Elizabeth Greene (Koppa )
We Were Beautiful
We had decided it was best to meet every Saturday night in the girls’ apartment upstairs. There were six of them renting the top floor, and six boys on the floor beneath them. They were a strange bunch, all huddling together in the middle of the coastal college town. Isla Vista was the ideal place to party; it was lined with beaches you could walk to, board-shorts and bikinis, more beer than you could dream about, and some twenty thousand students all just looking for a good time. Every house was a party. People were known to travel from miles around, just to walk the main strip and drink themselves from one keg to the next, stopping occasionally to observe some live music or a fight breaking out by the curbside. It was a medley of immorality in the disguise of higher learning, a mess of twisted teens and twenty-somethings shoved into a square mile of bicycles, brand names, and burrito joints. Local teenagers, thrilled by the rebellion, would come into the city on the weekends to waste themselves in the festivities. We came there to pray.
It was Jacob’s idea. He was the dreamer. Of course it wasn’t really a new idea at all, but it was new to us and full of excitement and pregnant with possibility. At first he didn’t really have much to offer; none of us did. I mean as far as “stuff” goes, money and resources and fancy cars and things. Jacob was barely scrapping enough cash to afford a one-bedroom apartment in some guy’s attic and keep a quarter tank in his sputtering geo-metro. And Jacob had two kids. Mostly that was how it went with all of us, except for the kids part. We were bound together by two commonalities: we were Christians, and we were poor (or whatever “poor” really means in suburban America).
To be honest, that was pretty much all we had in common. I don’t think I’ve ever met a more eclectic bunch in my whole life. We were students and surfers and losers. We were teachers and waiters and politicians. We were engineers and visionaries and dropouts, artists and prophets and letdowns. We were beautiful.
We were a bunch of untamed hooligans who had found something worth fighting for. Hope. Love. Justice. Grace. We had something to believe in together. So we decided to sit for a couple hours in the girls’ apartment on Saturday’s and pray. It was not in judgment that we felt compelled to make a difference in the city, but in compassion. After all, most of us had just recently found our way out of the party scene. We knew why they were out there; we were just like them, wandering around searching for something to satisfy, something to hope in, someone to love us. So we sat upstairs and kid named Chase would play guitar for a little while and we would stutter through some sort of primitive dialogue with God, trying our best not to be distracted by the neighbors blasting “Thriller” from their balcony. We would pray and pray and pray. Sometimes we would shout and scream and plead with God. Other times we would sing and dance and the girls might cry into the carpet. And every week midnight would roll around and we would find ourselves amidst the same pain, the same sin, and the same disappointment in the faces of people walking up and down that street. And we decided that maybe praying wasn’t enough. Maybe it was time to be the answer to our own prayers. We knew what we had to do. We had to make hamburgers.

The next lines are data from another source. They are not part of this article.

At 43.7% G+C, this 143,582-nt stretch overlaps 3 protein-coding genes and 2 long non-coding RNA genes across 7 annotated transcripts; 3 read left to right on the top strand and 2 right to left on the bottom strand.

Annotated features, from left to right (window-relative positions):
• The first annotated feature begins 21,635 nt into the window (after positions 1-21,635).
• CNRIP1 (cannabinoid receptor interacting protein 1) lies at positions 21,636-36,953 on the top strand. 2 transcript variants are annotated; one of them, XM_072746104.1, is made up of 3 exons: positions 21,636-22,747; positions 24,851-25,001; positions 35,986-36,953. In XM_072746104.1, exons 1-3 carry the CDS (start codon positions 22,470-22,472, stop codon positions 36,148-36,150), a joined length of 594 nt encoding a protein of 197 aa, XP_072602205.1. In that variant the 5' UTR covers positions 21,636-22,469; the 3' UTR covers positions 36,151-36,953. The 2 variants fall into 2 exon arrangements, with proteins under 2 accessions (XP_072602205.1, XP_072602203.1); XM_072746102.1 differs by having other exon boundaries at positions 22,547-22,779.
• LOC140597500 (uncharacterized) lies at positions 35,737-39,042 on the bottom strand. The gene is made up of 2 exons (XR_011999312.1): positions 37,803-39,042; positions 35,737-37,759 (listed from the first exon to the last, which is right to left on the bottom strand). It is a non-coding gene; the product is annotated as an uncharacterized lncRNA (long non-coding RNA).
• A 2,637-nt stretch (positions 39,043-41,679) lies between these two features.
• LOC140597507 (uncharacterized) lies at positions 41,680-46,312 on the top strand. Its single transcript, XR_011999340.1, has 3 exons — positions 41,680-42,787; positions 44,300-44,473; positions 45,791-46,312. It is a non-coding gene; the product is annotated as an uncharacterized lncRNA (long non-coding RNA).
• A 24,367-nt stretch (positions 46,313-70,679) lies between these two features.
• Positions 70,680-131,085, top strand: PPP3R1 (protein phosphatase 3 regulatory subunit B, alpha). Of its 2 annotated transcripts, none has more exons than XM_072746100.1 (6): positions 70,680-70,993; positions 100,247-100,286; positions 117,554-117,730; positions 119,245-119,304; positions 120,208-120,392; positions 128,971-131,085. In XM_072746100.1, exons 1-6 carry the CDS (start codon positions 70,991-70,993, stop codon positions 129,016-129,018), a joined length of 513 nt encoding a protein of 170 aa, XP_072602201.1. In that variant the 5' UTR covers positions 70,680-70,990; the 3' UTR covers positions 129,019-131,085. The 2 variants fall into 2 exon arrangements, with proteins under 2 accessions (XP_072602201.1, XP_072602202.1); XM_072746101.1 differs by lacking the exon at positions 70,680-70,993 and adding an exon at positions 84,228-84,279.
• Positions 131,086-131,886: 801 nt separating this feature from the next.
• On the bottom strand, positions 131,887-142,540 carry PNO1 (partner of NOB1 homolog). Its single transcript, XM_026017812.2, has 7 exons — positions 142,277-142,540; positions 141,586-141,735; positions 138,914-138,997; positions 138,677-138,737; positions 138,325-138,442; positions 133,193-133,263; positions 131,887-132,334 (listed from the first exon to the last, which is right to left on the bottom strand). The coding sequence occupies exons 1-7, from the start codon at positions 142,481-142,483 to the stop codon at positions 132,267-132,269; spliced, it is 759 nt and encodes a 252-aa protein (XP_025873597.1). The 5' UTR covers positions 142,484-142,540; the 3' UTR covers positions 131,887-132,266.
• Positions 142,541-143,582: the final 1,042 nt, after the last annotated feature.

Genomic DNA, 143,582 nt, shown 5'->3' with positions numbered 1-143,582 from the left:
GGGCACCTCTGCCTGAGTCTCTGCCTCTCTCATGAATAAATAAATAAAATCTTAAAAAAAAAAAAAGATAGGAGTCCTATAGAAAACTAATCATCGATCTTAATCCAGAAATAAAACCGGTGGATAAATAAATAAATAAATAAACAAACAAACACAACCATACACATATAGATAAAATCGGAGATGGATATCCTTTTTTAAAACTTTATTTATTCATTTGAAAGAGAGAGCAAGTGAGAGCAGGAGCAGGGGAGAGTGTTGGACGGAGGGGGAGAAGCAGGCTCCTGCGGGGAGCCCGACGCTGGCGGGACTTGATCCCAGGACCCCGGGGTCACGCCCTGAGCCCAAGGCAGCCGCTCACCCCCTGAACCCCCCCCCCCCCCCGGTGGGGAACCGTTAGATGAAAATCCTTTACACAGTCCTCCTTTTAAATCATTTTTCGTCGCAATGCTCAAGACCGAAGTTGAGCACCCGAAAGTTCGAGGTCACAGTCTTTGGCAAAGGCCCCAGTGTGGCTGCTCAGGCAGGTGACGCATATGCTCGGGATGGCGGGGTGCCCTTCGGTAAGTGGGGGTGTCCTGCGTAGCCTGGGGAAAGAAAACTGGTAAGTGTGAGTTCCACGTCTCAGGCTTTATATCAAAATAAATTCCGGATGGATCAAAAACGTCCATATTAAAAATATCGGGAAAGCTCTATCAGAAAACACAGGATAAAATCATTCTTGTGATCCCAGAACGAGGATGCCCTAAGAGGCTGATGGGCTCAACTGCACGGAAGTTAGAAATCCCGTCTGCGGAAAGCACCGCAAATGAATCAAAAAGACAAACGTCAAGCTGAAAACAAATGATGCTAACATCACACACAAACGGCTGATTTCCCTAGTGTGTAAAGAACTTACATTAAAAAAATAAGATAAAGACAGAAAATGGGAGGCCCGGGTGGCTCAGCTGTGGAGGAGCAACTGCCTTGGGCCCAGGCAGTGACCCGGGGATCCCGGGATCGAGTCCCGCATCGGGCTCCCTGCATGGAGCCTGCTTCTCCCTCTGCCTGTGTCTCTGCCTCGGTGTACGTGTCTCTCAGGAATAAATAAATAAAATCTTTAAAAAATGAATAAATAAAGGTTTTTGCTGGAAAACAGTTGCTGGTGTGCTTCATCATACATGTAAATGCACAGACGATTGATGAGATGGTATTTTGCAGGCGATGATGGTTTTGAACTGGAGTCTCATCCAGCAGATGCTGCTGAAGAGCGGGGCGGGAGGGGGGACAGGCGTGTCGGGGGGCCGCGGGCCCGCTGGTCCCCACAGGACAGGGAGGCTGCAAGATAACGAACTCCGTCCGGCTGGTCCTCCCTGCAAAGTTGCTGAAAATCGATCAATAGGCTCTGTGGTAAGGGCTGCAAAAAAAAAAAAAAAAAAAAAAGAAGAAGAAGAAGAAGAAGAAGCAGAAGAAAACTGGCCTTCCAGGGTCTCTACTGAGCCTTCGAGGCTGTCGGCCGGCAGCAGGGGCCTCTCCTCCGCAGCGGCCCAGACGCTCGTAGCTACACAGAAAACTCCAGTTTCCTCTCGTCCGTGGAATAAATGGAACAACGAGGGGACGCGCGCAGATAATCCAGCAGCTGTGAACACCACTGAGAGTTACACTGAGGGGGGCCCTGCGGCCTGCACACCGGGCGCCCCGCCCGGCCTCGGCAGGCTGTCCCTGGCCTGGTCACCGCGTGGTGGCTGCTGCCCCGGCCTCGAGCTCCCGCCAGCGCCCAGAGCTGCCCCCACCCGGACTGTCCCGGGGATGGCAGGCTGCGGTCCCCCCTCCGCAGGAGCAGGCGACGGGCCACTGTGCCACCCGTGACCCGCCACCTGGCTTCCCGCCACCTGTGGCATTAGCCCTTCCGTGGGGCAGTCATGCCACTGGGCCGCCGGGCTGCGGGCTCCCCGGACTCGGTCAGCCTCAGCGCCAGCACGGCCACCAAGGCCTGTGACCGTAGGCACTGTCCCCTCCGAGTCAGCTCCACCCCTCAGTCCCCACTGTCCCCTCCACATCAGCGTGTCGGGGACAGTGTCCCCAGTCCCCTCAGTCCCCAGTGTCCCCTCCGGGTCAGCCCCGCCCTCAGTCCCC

It was brilliant.
We would pray and make hamburgers and tell people about Jesus. Soon the belligerent masses were lining up in our driveway, ready to receive. By the end of the second year they came with expectancy, some eager for the burgers and others merely for the conversation. The grill became the perfect platform. Of course it was always about something bigger than burgers; it was a way out. It was holding back the hair of the girl choking on her own vomit in our front yard. It was pulling a warm blanket over the boy that was passed out on our living room couch. It was driving home the girl on the street-corner because if we didn’t she’d end up in a stranger’s bedroom. It was feeding the hungry, nursing the sick back to health, and protecting the weak from schemes of the strong. It was kneeling down to serve a community. With every burger that was flipped and smothered with ketchup and mustard and handed off in the driveway, we were finally learning how to be Christians.